You can find a neuropsychologist by searching for "neuropsychologist" + your city. You can also find a list of licensed neuropsychologists here.
Question 3: Do I want therapy for myself, or do I need couples or family counseling?
Not all therapists are good at everything. There are therapists who specialize in treating couples and families. This is where Marriage and Family Therapists (MFT, LMFT) are usually your best bet. Marriage and family therapists usually have 2-3 years of formal graduate training. Most marriage and family therapists see a broad range of clients, including adults, children, and couples. They typically have 50-60 minute appointments and work with people for as many sessions as needed. They typically do not do testing, evaluations, or research. The American Association of Marriage and Family Therapists has a therapist finder here.
Many Psychologists also treat children and families. They often will list this as a specialty on their website or advertising. Licensed Mental Health/Professional Counselors (LPC/LMHC) are licensed counselors with 1-3 years of formal training. They do both short and long term treatment, group therapy, adults, children, and couples. Many people with this degree are supervised by psychologists and might do some testing, research, and evaluation under supervision.
Question 4: Do I need help with the basics, like housing, finances, finding work?
If you need help with getting back on your feet, recovering from homelessness, or are struggling in any way with the basics, the person you want to see is a Licensed Social Worker (LSW, or LCSW for Licensed Clinical Social Worker). These professionals usually have 2-3 years of graduate training and they really excel at helping people get back on their feet. They usually practice in community health centers and group practices. If you need help finding low-cost therapy, search for your city + "community mental health" to find clinics near you.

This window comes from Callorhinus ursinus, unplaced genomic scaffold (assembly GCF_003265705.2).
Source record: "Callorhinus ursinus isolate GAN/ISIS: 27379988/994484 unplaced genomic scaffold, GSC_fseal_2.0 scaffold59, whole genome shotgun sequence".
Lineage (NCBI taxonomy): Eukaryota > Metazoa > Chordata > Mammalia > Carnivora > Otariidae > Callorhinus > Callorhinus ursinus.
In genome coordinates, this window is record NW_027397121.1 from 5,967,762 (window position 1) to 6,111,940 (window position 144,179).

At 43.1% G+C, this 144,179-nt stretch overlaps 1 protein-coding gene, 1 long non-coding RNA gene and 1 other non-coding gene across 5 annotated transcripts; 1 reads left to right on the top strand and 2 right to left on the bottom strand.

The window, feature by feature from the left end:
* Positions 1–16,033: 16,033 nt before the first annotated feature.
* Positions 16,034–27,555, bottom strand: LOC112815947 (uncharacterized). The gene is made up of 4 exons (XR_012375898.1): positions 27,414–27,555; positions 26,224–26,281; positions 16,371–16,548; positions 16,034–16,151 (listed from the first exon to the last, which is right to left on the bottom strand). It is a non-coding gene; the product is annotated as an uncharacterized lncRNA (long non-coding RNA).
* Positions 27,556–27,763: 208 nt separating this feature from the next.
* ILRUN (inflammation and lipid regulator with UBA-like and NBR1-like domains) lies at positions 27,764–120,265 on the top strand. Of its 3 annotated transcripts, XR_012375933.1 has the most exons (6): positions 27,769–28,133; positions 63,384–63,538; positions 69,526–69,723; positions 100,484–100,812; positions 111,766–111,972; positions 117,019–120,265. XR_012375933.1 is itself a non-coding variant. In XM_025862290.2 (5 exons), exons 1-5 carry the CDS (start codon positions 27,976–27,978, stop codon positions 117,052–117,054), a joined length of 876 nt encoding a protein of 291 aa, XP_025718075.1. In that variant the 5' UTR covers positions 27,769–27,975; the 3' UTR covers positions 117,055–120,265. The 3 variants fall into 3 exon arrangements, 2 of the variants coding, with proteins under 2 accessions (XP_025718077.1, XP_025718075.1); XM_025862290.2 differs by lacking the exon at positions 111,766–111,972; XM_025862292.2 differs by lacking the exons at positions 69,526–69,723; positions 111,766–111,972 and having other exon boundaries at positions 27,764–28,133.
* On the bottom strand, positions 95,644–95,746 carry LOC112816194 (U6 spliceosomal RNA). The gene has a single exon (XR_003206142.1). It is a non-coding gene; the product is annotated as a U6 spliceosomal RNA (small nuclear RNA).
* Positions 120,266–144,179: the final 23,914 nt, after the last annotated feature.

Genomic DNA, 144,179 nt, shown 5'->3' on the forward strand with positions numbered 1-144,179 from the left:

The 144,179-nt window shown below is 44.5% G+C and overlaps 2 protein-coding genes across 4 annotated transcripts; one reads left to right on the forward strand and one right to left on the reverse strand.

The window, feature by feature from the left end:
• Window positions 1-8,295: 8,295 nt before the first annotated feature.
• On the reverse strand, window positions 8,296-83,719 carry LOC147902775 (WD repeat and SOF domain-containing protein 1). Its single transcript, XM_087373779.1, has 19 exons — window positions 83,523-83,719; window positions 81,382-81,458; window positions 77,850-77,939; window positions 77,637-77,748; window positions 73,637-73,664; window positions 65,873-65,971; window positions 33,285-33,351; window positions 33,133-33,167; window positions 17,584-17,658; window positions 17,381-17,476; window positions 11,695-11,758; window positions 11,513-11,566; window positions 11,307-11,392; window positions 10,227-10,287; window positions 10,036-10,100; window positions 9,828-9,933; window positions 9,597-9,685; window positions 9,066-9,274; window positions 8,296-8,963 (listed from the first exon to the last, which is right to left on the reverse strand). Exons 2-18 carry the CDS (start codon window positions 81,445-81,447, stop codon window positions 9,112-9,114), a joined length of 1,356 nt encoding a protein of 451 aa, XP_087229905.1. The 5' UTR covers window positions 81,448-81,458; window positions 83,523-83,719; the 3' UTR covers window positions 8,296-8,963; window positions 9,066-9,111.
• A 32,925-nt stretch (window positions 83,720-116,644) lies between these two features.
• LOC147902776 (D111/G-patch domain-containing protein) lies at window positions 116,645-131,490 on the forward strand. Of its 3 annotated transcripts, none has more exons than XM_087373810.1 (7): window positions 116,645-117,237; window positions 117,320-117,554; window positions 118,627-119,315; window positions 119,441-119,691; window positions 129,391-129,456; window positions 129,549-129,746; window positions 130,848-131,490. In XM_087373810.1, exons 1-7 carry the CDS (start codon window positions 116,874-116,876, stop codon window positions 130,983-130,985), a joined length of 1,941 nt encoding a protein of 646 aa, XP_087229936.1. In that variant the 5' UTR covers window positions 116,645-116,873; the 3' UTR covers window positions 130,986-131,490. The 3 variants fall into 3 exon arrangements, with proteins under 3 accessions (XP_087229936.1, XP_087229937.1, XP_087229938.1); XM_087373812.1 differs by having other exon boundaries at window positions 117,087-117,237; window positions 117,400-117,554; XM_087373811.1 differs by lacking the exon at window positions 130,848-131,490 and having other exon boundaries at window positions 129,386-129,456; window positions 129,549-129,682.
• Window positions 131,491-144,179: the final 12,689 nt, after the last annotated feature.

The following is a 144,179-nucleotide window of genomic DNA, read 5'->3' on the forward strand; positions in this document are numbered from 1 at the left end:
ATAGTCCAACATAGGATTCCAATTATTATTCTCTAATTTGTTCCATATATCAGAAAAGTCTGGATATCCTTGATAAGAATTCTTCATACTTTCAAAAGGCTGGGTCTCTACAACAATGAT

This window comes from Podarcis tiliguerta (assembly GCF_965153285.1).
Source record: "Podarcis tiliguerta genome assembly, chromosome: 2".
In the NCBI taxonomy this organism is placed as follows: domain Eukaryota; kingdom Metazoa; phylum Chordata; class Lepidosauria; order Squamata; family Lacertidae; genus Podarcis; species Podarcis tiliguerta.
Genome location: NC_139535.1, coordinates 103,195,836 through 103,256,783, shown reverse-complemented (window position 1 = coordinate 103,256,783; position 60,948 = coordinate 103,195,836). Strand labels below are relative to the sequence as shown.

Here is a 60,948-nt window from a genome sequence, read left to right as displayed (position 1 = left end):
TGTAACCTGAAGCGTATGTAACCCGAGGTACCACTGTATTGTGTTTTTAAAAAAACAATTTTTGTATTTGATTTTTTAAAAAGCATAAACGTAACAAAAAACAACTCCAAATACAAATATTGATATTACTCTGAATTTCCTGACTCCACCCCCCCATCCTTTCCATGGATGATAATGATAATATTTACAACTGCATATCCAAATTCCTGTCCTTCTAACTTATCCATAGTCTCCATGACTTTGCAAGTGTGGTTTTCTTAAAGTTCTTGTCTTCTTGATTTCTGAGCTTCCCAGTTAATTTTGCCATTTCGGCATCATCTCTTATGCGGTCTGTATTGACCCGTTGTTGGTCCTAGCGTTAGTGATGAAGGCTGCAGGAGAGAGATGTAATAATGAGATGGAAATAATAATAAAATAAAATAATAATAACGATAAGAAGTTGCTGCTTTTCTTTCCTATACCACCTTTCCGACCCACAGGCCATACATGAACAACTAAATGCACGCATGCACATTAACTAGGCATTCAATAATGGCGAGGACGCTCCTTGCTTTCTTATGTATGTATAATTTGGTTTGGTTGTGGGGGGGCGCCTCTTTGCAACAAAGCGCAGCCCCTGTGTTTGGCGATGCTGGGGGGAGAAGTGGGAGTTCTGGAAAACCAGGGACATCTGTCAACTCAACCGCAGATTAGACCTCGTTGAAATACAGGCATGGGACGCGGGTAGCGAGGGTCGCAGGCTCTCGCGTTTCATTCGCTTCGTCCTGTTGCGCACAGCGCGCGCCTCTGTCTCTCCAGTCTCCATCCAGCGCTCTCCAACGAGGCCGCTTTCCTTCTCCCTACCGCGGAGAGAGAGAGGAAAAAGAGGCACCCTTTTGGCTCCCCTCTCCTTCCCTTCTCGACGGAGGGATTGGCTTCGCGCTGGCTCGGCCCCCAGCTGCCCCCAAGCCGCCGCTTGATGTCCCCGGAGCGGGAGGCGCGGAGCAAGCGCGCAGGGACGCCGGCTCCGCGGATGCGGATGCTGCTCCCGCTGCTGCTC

The National Association of Social Workers has great resources for finding a social worker on their website.
Where do Life Coaches fit in?
Anyone can use the term Life Coach, and the practice of "coaching" is not formally regulated by any US state as of 2016. There are some places to get a life coaching "certification" that require less than 10 hours of training. As of this writing, there is no formal code of ethics for life coaches in the US.
Life Coaches are strongly discouraged from practicing therapy. If you need help, see a licensed mental health professional.
Too Long; Didn't Read (TL;DR)
Need medications? See a Psychiatrist (MD) or Psych ARNP
Need testing and evaluation? See a Psychologist (PhD or PsyD)
Need marriage or family counseling? See an MFT, PhD, or LPC
Need help with basics? See an MSW or LCSW
If you've been thinking about therapy, but still have questions about the process, check out this book. I give you more search strategies for finding therapists and referrals. The book includes scripts of exactly what to say or type in an email to reach out to a therapist.
And I've made a free workbook you can use to help guide you through the process of finding the right therapist and getting the help you need to feel better.